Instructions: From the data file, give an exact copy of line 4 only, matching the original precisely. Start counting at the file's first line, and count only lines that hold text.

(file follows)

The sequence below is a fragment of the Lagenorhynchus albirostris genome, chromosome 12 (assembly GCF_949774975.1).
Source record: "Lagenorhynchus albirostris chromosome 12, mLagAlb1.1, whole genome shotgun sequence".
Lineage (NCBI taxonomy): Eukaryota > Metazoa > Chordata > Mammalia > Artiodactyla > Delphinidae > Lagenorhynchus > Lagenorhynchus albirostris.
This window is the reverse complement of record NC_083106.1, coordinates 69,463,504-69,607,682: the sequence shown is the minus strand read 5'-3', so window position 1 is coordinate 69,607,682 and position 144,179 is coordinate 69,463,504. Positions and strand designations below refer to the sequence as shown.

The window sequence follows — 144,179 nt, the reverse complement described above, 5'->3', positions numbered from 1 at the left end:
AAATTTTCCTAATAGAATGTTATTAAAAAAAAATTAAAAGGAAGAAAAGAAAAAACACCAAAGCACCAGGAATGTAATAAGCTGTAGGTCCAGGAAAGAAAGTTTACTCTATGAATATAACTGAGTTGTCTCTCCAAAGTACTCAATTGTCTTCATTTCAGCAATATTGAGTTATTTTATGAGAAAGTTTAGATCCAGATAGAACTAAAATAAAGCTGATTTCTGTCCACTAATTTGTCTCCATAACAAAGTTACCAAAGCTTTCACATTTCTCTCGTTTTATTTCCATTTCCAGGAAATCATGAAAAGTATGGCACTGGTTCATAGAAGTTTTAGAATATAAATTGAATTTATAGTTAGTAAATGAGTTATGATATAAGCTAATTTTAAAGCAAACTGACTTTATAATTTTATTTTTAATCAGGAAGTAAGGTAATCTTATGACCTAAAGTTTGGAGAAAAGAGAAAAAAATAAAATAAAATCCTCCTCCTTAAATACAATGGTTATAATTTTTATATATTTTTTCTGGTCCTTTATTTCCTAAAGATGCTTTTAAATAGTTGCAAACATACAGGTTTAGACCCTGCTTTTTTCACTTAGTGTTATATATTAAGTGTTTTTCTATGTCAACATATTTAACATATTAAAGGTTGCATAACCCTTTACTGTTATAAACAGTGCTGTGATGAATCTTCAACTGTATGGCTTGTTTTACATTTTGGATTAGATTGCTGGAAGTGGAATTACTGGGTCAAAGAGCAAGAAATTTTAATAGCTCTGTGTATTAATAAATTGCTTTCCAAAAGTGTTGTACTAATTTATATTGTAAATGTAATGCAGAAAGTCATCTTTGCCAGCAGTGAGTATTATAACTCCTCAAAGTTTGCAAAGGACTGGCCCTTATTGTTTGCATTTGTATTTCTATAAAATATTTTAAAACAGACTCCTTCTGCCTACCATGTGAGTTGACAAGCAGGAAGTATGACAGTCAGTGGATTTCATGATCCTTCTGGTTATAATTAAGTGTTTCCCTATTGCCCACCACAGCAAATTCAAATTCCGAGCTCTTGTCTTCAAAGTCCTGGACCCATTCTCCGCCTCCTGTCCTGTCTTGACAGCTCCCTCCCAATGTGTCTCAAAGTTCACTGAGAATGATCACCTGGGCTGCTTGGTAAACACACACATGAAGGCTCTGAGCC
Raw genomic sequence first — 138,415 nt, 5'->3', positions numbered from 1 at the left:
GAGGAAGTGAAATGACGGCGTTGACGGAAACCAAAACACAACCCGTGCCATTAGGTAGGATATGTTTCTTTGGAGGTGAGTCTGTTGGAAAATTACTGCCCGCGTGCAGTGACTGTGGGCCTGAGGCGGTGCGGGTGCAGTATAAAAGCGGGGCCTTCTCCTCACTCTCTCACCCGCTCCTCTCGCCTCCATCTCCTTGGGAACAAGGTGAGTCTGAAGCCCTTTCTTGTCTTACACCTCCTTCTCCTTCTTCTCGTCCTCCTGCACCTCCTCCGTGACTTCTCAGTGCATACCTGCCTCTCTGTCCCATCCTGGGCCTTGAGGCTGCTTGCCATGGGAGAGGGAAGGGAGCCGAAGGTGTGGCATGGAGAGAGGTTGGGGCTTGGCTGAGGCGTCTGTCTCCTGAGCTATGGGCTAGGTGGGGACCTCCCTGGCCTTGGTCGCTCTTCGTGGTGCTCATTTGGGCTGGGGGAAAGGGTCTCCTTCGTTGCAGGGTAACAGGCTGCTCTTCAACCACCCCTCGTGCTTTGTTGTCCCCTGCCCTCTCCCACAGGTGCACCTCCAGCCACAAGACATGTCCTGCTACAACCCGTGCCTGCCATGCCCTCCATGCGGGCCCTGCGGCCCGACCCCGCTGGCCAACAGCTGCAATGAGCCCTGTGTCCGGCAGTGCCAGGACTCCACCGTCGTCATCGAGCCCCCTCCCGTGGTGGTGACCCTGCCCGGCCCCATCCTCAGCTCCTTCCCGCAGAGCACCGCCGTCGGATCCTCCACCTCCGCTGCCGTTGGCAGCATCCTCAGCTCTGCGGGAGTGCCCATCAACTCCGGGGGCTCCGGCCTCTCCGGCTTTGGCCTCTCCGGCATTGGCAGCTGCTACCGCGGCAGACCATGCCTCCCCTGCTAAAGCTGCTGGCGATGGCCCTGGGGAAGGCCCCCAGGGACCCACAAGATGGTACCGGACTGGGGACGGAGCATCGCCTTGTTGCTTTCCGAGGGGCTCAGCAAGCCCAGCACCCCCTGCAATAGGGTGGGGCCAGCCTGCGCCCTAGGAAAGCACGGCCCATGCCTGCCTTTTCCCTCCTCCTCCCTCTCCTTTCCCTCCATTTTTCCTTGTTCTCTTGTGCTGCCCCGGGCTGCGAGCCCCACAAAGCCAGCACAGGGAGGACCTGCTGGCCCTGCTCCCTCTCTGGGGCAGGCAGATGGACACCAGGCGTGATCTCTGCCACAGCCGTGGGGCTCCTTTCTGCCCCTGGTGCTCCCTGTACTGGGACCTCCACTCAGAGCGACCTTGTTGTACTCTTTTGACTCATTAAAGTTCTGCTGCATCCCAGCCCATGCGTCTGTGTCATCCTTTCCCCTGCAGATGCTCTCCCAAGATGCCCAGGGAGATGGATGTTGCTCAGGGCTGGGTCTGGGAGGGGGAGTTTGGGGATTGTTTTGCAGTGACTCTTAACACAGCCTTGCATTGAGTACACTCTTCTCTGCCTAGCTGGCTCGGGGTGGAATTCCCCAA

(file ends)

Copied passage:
This window is the reverse complement of record NC_083106.1, coordinates 69,463,504-69,607,682: the sequence shown is the minus strand read 5'-3', so window position 1 is coordinate 69,607,682 and position 144,179 is coordinate 69,463,504. Positions and strand designations below refer to the sequence as shown.